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International Pride fosters community for LGBTQIA+ international students

Organization speaks to the need for intersectional approach to queerness

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UW is recognized as one of the best colleges for queer students; it is also home to nearly 8,000 international students. Susan Hou, an international Ph.D. student studying learning sciences, recognized that. Despite how welcoming UW is to queer and international students, there are few services that address both identities. 

“I definitely wanted to move to the U.S., because I thought it was a freer place for me to explore my identity,” Hou said. “I knew that [my identity] was queer while I was in Taiwan, and I didn't feel safe to continue exploring myself in Taiwan.”

Taiwan is one of the only countries in East Asia to have legalized same-sex marriage, and is often portrayed as a welcoming place for the LGBTQIA+ community. Hou’s experience, however, showed that the reality of queer acceptance was far more nuanced than the legal code. 

Outside of major cities like Taipei, same-sex marriage and being a part of the queer community are not widely accepted. Queer individuals have spoken out about surveillance over their body and choices. This motivated Hou to create a community space.  

International Pride was established by Hou and other Ph.D. students in spring 2021. Most support groups are siloed off for international students, and queer student organizations often focus on the U.S. queer experience rather than the challenges international students from countries like Taiwan face. These issues are amplified further for graduate students like Hou, where it is rare to interact with peers outside of your degree program. 

“My hopes and dreams for International Pride is that it wouldn't just be a community,” Hou said. “It'd be a way to advocate for things,and [I’m] hoping that we can expand to other university campuses, because actually we're the only organization like this in the U.S. that I know of.”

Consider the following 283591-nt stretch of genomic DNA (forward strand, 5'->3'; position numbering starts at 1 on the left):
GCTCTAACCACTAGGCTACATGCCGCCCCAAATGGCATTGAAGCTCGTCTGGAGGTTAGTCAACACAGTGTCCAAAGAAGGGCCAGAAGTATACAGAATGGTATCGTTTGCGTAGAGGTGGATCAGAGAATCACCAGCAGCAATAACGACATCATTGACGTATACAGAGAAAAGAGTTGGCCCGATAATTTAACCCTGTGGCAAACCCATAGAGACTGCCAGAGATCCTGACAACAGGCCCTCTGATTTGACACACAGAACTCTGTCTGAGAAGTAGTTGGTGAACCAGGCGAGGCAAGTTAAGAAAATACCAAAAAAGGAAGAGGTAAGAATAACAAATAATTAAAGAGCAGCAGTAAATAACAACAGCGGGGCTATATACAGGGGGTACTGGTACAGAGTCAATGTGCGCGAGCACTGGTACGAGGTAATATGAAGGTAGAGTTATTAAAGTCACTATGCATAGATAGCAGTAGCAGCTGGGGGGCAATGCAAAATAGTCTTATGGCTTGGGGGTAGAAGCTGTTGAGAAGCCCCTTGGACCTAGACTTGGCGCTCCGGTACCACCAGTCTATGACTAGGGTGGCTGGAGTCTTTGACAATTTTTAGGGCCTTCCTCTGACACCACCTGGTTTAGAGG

Hou wanted to create a space for international students to share their struggles, describing the experience of being from a country where the language does not have a word for queerness or gendered languages. 

“We have folks who come in who are trying to figure out how they want to express themselves, how they want to describe themselves,” Hou said. “A huge issue is language — how do we use language to describe ourselves … there's a lot of words that are just directly translated from English and there's a lot of words that we don't have to describe queerness.”

Margaret Tu, a second-year Ph.D. student studying law, discussed how International Pride helped her discover her identity as an Indigenous person from Taiwan. 

“I think [International Pride] is really a super helpful resource for international students like me or … as an Indigenous person from Taiwan,” Tu said. “I think the question of knowing who I am is really important, and I think International Pride is really a very supportive place on this journey.” 

As someone who is outspoken about her identity, Tu received criticism for blog posts she wrote about being an Indigenous person in Taiwan; during these difficult times, Tu found support in International Pride. 

“People are willing to talk about topics that we don't usually share with our friends,” Tu said. 

International Pride also has an educational component for individuals who have not had the opportunity to explore their identity before coming to the United States. 

“I've heard many stories — and I have stories — around dating, and then relationships where, because of our incongruent understanding of culture and nationality and then gender and sexuality, it can create a lot of risk, especially when you're thinking about somebody who's perhaps come to this country to try and explore their own sexuality and gender,” Hou said. “Not having the language in their own home context, and then also not really knowing the context here that creates so much risk and danger in some ways.”

Hou also collaborated with the Q Center to host a panel on language and queerness called “Speaking Ourselves into Existence.”

International Pride meets Thursday mornings on Zoom, and quarterly registration for new members ends during week four of the quarter. Hou said this deadline is because they wanted to facilitate community-building within a cohort. Hou also stressed that members are allowed to remain anonymous. 

International Pride is seeking leadership for the next academic year. Leaders will be responsible for helping facilitate conversations and arranging meetup locations, rather than a strict hierarchy of roles. 

Reach writer Julie Emory at Twitter: @JulieEmory2

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